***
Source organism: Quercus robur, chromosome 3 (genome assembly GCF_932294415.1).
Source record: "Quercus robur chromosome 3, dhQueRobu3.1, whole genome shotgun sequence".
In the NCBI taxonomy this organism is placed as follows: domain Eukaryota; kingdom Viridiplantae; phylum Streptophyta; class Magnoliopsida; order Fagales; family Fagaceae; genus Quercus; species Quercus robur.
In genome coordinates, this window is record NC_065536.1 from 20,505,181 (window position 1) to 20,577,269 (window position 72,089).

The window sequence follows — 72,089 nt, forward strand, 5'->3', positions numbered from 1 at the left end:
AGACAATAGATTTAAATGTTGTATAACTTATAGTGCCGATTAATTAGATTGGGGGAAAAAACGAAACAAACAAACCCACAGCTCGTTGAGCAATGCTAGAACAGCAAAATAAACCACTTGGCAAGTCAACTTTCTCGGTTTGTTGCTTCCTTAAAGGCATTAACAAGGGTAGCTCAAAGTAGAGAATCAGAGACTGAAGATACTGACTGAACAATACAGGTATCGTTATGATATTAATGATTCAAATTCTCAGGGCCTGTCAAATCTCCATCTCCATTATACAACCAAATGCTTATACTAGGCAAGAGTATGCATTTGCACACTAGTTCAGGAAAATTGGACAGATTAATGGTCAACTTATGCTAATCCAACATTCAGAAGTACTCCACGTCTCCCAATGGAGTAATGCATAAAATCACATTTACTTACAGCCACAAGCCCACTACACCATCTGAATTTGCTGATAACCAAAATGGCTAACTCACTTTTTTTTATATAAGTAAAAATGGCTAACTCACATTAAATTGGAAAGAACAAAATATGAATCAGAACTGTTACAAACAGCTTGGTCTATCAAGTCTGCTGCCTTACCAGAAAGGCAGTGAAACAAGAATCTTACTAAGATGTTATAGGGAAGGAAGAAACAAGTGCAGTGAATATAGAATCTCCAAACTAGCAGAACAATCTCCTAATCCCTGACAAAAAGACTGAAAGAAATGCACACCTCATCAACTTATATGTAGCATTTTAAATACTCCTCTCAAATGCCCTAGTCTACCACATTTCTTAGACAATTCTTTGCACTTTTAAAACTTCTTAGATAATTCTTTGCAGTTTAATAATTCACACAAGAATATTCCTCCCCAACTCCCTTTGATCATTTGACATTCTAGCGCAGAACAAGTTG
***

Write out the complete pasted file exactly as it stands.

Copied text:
Source organism: Quercus robur, chromosome 3 (genome assembly GCF_932294415.1).
Source record: "Quercus robur chromosome 3, dhQueRobu3.1, whole genome shotgun sequence".
In the NCBI taxonomy this organism is placed as follows: domain Eukaryota; kingdom Viridiplantae; phylum Streptophyta; class Magnoliopsida; order Fagales; family Fagaceae; genus Quercus; species Quercus robur.
In genome coordinates, this window is record NC_065536.1 from 20,505,181 (window position 1) to 20,577,269 (window position 72,089).

The window sequence follows — 72,089 nt, forward strand, 5'->3', positions numbered from 1 at the left end:
AGACAATAGATTTAAATGTTGTATAACTTATAGTGCCGATTAATTAGATTGGGGGAAAAAACGAAACAAACAAACCCACAGCTCGTTGAGCAATGCTAGAACAGCAAAATAAACCACTTGGCAAGTCAACTTTCTCGGTTTGTTGCTTCCTTAAAGGCATTAACAAGGGTAGCTCAAAGTAGAGAATCAGAGACTGAAGATACTGACTGAACAATACAGGTATCGTTATGATATTAATGATTCAAATTCTCAGGGCCTGTCAAATCTCCATCTCCATTATACAACCAAATGCTTATACTAGGCAAGAGTATGCATTTGCACACTAGTTCAGGAAAATTGGACAGATTAATGGTCAACTTATGCTAATCCAACATTCAGAAGTACTCCACGTCTCCCAATGGAGTAATGCATAAAATCACATTTACTTACAGCCACAAGCCCACTACACCATCTGAATTTGCTGATAACCAAAATGGCTAACTCACTTTTTTTTATATAAGTAAAAATGGCTAACTCACATTAAATTGGAAAGAACAAAATATGAATCAGAACTGTTACAAACAGCTTGGTCTATCAAGTCTGCTGCCTTACCAGAAAGGCAGTGAAACAAGAATCTTACTAAGATGTTATAGGGAAGGAAGAAACAAGTGCAGTGAATATAGAATCTCCAAACTAGCAGAACAATCTCCTAATCCCTGACAAAAAGACTGAAAGAAATGCACACCTCATCAACTTATATGTAGCATTTTAAATACTCCTCTCAAATGCCCTAGTCTACCACATTTCTTAGACAATTCTTTGCACTTTTAAAACTTCTTAGATAATTCTTTGCAGTTTAATAATTCACACAAGAATATTCCTCCCCAACTCCCTTTGATCATTTGACATTCTAGCGCAGAACAAGTTG